Start Date

24-2-2005 1:30 PM

Description

Alfalfa use by dairy cattle has decreased in recent years because of excessive nonprotein nitrogen and low fiber digestibility. Ideal attributes for plant modification of alfalfa may include those that increase milk potential per acre and/or per ton, enhance digestible NDF, improve protein content and amino acid balance, improve agronomic traits for insect protection (safer forage supply), herbicide tolerance, virus resistance, drought tolerance, cold tolerance, improved mineral availability and enhanced yield. Progress in attaining these attributes will accelerate with the use of biotechnology. Livestock and hay enterprises will benefit from alfalfa that is less prone to contain mycotoxins or toxic weeds, or to induce bloat; have improved nutrient utilization for milk and meat production; and produce less animal wastes resulting in improved efficiency, profitability, and a better environment. Value-added traits of alfalfa are needed to provide farmers new high value profitable products. Processing alfalfa to obtain value added products includes three different fractionation methods: 1) wet fractionation; separation into juice fraction and a fiber fraction, 2) dry fractionation; separation into leaves and stems, and 3) fractionation by passage of the whole herbage through the digestive systems of ruminant animals, leaving a high fiber residue. Phytase from transgenic alfalfa has been tested in poultry and swine rations. Alfalfa hay can be fractionated to yield stems and leaf meal. Alfalfa leaf meal has been shown to be acceptable supplement to replace a portion of alfalfa hay and soybean meal in diets of lactating dairy cattle, replace protein supplement in beef cow diets, finishing steer diets and diets of growing turkeys. The fiber portion of alfalfa can produce lactic acid, ethanol or a bioadhesives for use in plywood.

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Feb 24th, 1:30 PM

Alfalfa: Crop for the Future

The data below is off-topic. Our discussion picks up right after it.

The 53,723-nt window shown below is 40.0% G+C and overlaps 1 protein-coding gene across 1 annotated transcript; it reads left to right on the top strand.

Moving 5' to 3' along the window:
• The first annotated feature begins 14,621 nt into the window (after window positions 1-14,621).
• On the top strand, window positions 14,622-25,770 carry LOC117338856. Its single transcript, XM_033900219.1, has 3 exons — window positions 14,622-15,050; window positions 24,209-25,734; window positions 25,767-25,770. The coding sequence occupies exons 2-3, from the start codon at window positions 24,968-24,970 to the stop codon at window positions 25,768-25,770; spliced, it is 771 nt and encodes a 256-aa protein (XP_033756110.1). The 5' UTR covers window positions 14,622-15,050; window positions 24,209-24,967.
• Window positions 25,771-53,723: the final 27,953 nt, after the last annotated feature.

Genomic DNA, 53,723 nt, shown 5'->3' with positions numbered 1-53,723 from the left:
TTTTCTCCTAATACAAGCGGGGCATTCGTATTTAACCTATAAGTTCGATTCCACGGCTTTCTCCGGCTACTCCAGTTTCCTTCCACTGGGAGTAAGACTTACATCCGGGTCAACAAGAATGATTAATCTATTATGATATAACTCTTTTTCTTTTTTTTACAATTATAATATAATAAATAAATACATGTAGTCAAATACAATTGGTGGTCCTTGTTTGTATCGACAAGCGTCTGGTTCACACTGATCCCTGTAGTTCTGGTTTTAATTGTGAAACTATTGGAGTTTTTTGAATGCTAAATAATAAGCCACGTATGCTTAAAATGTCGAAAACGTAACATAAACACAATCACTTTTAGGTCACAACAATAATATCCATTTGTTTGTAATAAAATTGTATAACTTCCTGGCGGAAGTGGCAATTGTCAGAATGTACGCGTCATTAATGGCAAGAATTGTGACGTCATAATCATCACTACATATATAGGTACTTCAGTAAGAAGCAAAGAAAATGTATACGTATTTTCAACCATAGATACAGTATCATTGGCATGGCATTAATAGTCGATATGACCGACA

Alfalfa use by dairy cattle has decreased in recent years because of excessive nonprotein nitrogen and low fiber digestibility. Ideal attributes for plant modification of alfalfa may include those that increase milk potential per acre and/or per ton, enhance digestible NDF, improve protein content and amino acid balance, improve agronomic traits for insect protection (safer forage supply), herbicide tolerance, virus resistance, drought tolerance, cold tolerance, improved mineral availability and enhanced yield. Progress in attaining these attributes will accelerate with the use of biotechnology. Livestock and hay enterprises will benefit from alfalfa that is less prone to contain mycotoxins or toxic weeds, or to induce bloat; have improved nutrient utilization for milk and meat production; and produce less animal wastes resulting in improved efficiency, profitability, and a better environment. Value-added traits of alfalfa are needed to provide farmers new high value profitable products. Processing alfalfa to obtain value added products includes three different fractionation methods: 1) wet fractionation; separation into juice fraction and a fiber fraction, 2) dry fractionation; separation into leaves and stems, and 3) fractionation by passage of the whole herbage through the digestive systems of ruminant animals, leaving a high fiber residue. Phytase from transgenic alfalfa has been tested in poultry and swine rations. Alfalfa hay can be fractionated to yield stems and leaf meal. Alfalfa leaf meal has been shown to be acceptable supplement to replace a portion of alfalfa hay and soybean meal in diets of lactating dairy cattle, replace protein supplement in beef cow diets, finishing steer diets and diets of growing turkeys. The fiber portion of alfalfa can produce lactic acid, ethanol or a bioadhesives for use in plywood.